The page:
The mathematics department is co-ordinated on a voluntary basis. Responsibility for co-ordinating the department rotates between the team members. This is good practice as it enables each team member to explore new developments in mathematics teaching and learning and to become aware of the issues that arise in organising a subject department. Formal planning meetings take place three times per year. These meetings are recorded and the minutes are kept in the subject department plan.


The subject-department plan for Mathematics is well written and comprehensive. It contains a mission statement for the department and includes organisational details, resource lists and long-term plans for each year group and level, the topics to be taught, the school’s homework and assessment policies and an analysis of the results of the state examinations. Furthermore, the plan contains details about teaching methodologies, learning support materials, links to resources and it identifies areas for future development. This plan is subject to ongoing revision and different editions were in evidence during the inspection. This planning work is very impressive as it indicates the responsive and collaborative nature of the work of the mathematics department.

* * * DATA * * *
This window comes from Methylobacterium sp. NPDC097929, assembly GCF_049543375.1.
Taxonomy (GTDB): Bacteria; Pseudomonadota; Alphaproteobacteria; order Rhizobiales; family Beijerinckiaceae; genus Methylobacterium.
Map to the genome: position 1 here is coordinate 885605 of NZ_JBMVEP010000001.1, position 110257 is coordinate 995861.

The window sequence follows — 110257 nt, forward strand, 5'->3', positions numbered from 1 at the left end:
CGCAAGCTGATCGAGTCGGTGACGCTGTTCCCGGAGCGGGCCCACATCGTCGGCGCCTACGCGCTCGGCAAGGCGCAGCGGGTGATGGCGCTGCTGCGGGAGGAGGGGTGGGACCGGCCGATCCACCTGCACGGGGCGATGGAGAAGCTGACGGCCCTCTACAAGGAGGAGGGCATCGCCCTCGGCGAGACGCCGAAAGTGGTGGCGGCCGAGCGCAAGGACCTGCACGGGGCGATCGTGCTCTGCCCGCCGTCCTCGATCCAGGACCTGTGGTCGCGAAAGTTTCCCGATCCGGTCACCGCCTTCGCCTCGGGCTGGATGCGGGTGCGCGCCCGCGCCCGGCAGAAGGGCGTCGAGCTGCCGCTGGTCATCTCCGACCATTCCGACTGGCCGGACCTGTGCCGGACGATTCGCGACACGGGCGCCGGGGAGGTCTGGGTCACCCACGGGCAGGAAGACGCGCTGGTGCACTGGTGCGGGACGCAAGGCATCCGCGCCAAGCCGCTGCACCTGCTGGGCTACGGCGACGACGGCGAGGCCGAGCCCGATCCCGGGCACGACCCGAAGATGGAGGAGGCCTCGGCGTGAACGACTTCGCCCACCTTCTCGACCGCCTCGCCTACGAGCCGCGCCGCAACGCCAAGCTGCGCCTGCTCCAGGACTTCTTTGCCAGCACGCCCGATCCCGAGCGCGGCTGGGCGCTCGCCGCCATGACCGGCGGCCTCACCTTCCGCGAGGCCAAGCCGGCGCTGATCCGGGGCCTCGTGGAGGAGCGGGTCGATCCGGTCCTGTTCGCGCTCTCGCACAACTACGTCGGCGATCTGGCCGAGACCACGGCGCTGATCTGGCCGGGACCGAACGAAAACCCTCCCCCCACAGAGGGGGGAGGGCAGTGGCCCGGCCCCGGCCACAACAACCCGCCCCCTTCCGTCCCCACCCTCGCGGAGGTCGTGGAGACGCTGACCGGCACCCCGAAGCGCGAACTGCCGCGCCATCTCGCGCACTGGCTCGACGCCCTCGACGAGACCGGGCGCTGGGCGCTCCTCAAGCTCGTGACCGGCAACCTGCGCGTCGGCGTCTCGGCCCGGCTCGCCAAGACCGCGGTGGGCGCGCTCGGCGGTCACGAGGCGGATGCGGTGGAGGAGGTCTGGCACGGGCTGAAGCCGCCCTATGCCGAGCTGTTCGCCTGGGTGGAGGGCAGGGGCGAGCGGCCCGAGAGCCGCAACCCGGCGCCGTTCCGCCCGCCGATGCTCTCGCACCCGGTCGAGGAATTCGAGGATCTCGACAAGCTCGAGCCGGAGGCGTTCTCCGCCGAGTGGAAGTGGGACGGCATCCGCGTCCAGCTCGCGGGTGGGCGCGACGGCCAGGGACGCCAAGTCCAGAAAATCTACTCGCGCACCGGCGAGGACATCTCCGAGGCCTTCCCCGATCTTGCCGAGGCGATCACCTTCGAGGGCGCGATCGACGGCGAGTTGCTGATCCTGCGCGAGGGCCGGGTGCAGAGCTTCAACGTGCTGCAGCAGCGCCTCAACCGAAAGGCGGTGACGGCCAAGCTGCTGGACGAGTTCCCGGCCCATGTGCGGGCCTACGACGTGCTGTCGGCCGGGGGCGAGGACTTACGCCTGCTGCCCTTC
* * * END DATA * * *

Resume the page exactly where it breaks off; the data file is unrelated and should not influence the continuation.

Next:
Common assessments in first year, which include graduated questions, and the creation of an additional class group to support those experiencing difficulties in sixth year indicates an admirable level of collaboration between the members of the mathematics team. In addition, the team has agreed a schedule for the delivery of the mathematics curriculum for each year and level. It is recommended that this schedule be modified to specify the material to be covered month by month  with each year group and level.


Individual teacher planning is very good. The teachers’ diaries record students’ attendances, homework completions, and performances in class and formal tests. Teachers are very aware of the strengths and weaknesses of the students in their care and the lessons proceeded in a fashion that reflected this. Student profiles are developed through an analysis of performances in the various tests and this is used to inform their choice of levels, when the occasion arises. Best practice was seen in one case where a separate notice board was used to inform students of upcoming tests and of homework and study practices.